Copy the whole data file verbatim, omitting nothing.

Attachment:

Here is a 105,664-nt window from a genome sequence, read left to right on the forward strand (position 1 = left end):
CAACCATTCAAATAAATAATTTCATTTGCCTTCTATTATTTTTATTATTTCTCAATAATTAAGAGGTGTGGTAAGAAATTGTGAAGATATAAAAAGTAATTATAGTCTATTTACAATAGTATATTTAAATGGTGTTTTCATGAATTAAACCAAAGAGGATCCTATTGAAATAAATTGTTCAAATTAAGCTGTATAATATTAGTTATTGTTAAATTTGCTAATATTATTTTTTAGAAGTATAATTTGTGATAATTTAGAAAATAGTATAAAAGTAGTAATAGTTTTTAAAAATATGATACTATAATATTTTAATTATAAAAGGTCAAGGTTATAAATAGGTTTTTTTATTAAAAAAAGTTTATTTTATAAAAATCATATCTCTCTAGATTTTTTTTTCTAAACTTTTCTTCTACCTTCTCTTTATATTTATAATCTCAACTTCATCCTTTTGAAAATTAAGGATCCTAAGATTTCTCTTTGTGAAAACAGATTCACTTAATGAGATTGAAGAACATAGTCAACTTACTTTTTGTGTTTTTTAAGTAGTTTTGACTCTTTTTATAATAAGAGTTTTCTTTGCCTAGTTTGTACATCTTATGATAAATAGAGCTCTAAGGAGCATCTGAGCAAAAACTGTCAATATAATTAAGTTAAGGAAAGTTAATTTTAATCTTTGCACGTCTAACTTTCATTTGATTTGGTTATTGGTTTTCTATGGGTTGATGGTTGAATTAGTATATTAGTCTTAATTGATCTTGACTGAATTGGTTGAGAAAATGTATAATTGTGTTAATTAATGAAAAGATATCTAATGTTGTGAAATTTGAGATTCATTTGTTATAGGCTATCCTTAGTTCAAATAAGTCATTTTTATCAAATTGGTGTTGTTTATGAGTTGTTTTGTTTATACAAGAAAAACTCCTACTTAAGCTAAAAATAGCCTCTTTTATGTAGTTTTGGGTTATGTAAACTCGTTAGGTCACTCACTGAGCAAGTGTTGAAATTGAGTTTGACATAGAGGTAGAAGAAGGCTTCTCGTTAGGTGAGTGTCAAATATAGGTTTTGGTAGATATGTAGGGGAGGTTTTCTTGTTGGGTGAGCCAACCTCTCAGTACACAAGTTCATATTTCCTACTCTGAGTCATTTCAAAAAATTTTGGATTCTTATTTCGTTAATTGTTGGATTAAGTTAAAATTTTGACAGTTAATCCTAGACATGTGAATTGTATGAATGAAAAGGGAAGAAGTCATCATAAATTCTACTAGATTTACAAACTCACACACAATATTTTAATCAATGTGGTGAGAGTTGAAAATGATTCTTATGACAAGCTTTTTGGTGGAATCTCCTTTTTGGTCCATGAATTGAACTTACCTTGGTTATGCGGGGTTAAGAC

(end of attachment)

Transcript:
Here is a 105,664-nt window from a genome sequence, read left to right on the forward strand (position 1 = left end):
CAACCATTCAAATAAATAATTTCATTTGCCTTCTATTATTTTTATTATTTCTCAATAATTAAGAGGTGTGGTAAGAAATTGTGAAGATATAAAAAGTAATTATAGTCTATTTACAATAGTATATTTAAATGGTGTTTTCATGAATTAAACCAAAGAGGATCCTATTGAAATAAATTGTTCAAATTAAGCTGTATAATATTAGTTATTGTTAAATTTGCTAATATTATTTTTTAGAAGTATAATTTGTGATAATTTAGAAAATAGTATAAAAGTAGTAATAGTTTTTAAAAATATGATACTATAATATTTTAATTATAAAAGGTCAAGGTTATAAATAGGTTTTTTTATTAAAAAAAGTTTATTTTATAAAAATCATATCTCTCTAGATTTTTTTTTCTAAACTTTTCTTCTACCTTCTCTTTATATTTATAATCTCAACTTCATCCTTTTGAAAATTAAGGATCCTAAGATTTCTCTTTGTGAAAACAGATTCACTTAATGAGATTGAAGAACATAGTCAACTTACTTTTTGTGTTTTTTAAGTAGTTTTGACTCTTTTTATAATAAGAGTTTTCTTTGCCTAGTTTGTACATCTTATGATAAATAGAGCTCTAAGGAGCATCTGAGCAAAAACTGTCAATATAATTAAGTTAAGGAAAGTTAATTTTAATCTTTGCACGTCTAACTTTCATTTGATTTGGTTATTGGTTTTCTATGGGTTGATGGTTGAATTAGTATATTAGTCTTAATTGATCTTGACTGAATTGGTTGAGAAAATGTATAATTGTGTTAATTAATGAAAAGATATCTAATGTTGTGAAATTTGAGATTCATTTGTTATAGGCTATCCTTAGTTCAAATAAGTCATTTTTATCAAATTGGTGTTGTTTATGAGTTGTTTTGTTTATACAAGAAAAACTCCTACTTAAGCTAAAAATAGCCTCTTTTATGTAGTTTTGGGTTATGTAAACTCGTTAGGTCACTCACTGAGCAAGTGTTGAAATTGAGTTTGACATAGAGGTAGAAGAAGGCTTCTCGTTAGGTGAGTGTCAAATATAGGTTTTGGTAGATATGTAGGGGAGGTTTTCTTGTTGGGTGAGCCAACCTCTCAGTACACAAGTTCATATTTCCTACTCTGAGTCATTTCAAAAAATTTTGGATTCTTATTTCGTTAATTGTTGGATTAAGTTAAAATTTTGACAGTTAATCCTAGACATGTGAATTGTATGAATGAAAAGGGAAGAAGTCATCATAAATTCTACTAGATTTACAAACTCACACACAATATTTTAATCAATGTGGTGAGAGTTGAAAATGATTCTTATGACAAGCTTTTTGGTGGAATCTCCTTTTTGGTCCATGAATTGAACTTACCTTGGTTATGCGGGGTTAAGAC